Two West Coast Jewish opinion makers called the attempt at rapprochement by Pope John Paul II and Jewish leaders in Italy a "disappointment" Tuesday, while a prominent rabbi said the meeting promised "a new understanding."
Rabbi Marvin Hier, dean of the 360,000-member Simon Wiesenthal Center, based in Los Angeles, said the "central issues remain unresolved"--namely, the apparent stalemate on the Kurt Waldheim controversy that prompted the historic meeting and the Vatican's refusal to recognize the state of Israel.
Editor Michael Lerner of Tikkun, an 18-month-old journal with 40,000 subscribers, said in his Oakland office that "nothing of substance emerged" from the encounter at the Pope's summer home at Castel Gondolfo.
A Los Angeles rabbi active in interfaith dialogue said Tuesday, however, that initial reports from the meeting please him. "We have the beginnings of new understanding, and we've got to be hopeful about that. We'd be in much worse position if the doors were closed," said Rabbi Harvey Fields, interreligious chairman for the Southern California Board of Rabbis.
The lack of progress on the Israel and Waldheim issues "does not surprise me," Fields said. "Those matters have to be ground out in dialogue," said Fields, senior rabbi of Wilshire Boulevard Temple.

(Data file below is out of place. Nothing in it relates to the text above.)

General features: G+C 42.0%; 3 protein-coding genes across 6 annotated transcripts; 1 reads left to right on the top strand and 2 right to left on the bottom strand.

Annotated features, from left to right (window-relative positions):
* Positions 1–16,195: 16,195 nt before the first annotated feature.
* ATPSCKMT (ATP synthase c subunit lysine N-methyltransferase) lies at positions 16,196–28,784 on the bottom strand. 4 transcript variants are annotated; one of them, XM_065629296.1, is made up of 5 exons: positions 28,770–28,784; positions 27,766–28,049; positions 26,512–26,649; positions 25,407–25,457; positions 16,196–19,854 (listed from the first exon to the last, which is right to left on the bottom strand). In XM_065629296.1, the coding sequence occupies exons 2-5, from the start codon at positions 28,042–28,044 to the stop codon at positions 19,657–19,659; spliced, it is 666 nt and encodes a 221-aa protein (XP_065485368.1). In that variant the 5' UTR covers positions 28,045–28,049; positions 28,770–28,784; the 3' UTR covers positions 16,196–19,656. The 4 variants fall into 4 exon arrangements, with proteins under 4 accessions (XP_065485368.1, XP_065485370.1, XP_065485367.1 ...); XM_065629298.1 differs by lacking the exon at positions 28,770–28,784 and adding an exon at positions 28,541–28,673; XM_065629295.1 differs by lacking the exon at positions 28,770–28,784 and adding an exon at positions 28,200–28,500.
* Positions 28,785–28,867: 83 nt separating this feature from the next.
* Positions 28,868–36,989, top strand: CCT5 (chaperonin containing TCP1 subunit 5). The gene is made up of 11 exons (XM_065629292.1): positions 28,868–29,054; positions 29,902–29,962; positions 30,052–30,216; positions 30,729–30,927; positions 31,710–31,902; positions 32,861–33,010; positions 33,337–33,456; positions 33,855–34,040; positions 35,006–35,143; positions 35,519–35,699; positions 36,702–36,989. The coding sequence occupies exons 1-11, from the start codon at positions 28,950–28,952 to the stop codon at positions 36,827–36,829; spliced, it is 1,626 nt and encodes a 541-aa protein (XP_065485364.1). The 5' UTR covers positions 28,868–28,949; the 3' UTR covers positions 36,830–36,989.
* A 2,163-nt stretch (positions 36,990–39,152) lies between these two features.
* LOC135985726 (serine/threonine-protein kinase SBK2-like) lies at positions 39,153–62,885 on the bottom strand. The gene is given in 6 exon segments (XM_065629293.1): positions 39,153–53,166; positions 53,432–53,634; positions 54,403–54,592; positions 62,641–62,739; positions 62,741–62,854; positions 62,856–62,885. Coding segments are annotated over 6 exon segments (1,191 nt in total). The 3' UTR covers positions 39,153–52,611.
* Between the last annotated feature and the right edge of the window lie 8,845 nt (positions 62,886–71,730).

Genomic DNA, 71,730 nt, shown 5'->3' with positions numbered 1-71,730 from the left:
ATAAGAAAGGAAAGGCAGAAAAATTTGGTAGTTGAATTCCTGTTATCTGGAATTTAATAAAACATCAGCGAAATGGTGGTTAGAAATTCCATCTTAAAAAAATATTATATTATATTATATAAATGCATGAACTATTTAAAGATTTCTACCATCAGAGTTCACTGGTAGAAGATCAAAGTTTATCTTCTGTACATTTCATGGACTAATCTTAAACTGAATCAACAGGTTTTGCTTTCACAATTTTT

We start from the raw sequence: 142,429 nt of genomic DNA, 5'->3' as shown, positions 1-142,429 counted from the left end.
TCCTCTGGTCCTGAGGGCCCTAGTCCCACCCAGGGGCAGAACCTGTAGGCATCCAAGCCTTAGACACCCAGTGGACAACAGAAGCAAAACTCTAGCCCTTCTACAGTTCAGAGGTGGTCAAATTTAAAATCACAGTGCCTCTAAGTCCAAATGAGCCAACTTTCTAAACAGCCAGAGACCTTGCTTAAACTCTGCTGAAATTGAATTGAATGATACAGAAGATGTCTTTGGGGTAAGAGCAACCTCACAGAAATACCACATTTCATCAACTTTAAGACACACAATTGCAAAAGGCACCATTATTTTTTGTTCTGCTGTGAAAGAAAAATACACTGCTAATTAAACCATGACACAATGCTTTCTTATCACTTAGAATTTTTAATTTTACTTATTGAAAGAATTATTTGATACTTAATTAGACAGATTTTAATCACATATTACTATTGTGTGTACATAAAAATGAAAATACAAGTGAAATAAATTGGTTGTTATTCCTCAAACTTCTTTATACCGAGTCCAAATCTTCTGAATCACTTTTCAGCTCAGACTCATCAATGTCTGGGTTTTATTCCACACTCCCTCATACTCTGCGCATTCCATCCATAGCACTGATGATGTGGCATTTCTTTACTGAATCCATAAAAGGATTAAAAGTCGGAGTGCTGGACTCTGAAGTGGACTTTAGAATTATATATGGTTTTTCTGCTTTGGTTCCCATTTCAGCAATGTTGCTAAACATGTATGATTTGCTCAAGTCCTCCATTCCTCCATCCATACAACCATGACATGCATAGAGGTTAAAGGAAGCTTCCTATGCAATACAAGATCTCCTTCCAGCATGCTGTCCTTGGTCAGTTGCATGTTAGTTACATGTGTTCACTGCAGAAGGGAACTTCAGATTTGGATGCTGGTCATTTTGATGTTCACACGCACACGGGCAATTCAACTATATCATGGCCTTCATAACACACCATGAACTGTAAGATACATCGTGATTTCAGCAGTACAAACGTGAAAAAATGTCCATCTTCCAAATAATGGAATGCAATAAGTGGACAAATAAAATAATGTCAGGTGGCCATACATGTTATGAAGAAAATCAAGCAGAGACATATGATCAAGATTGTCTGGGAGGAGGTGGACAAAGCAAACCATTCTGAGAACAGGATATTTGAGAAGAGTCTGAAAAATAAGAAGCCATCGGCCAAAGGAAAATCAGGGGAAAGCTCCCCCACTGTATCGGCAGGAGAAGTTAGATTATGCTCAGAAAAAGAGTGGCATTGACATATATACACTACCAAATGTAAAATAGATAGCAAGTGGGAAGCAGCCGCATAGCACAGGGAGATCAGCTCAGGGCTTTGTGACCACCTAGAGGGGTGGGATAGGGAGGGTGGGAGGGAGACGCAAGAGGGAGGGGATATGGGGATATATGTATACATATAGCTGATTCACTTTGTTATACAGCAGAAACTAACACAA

Official reactions by various Jewish groups in Los Angeles may not be formed until Thursday. Successive meetings are scheduled that day for the Board of Rabbis' executive committee, an ad hoc group of 10 Jewish organizations invited to a Los Angeles meeting with the Pope on Sept. 16 and the board of the Jewish Federation Council of Greater Los Angeles.
Officials of the Wiesenthal Center, which also has offices in three other U.S. cities and in Toronto and Jerusalem, expect to meet either late Thursday or early Friday to discuss the import of the Tuesday meeting. The center has two invitations, as yet unaccepted, to the Sept. 16 interfaith meeting with the Pope in Los Angeles' Little Tokyo district.
Hier has said repeatedly that the center wants concrete advances. The center bought full-page ads in three newspapers this week--the Los Angeles Times, the New York Times and the International Herald Tribune--citing 250,000 signatures by its members on petitions urging the Vatican to extend diplomatic recognition to Israel.
Lerner said Tuesday that he will organize a protest demonstration outside San Francisco's St. Mary's Cathedral Sept. 17, when the Pope is there. "I want a serious dialogue with the Catholics, not a charade meant to legitimize their continued insensitivity," he said.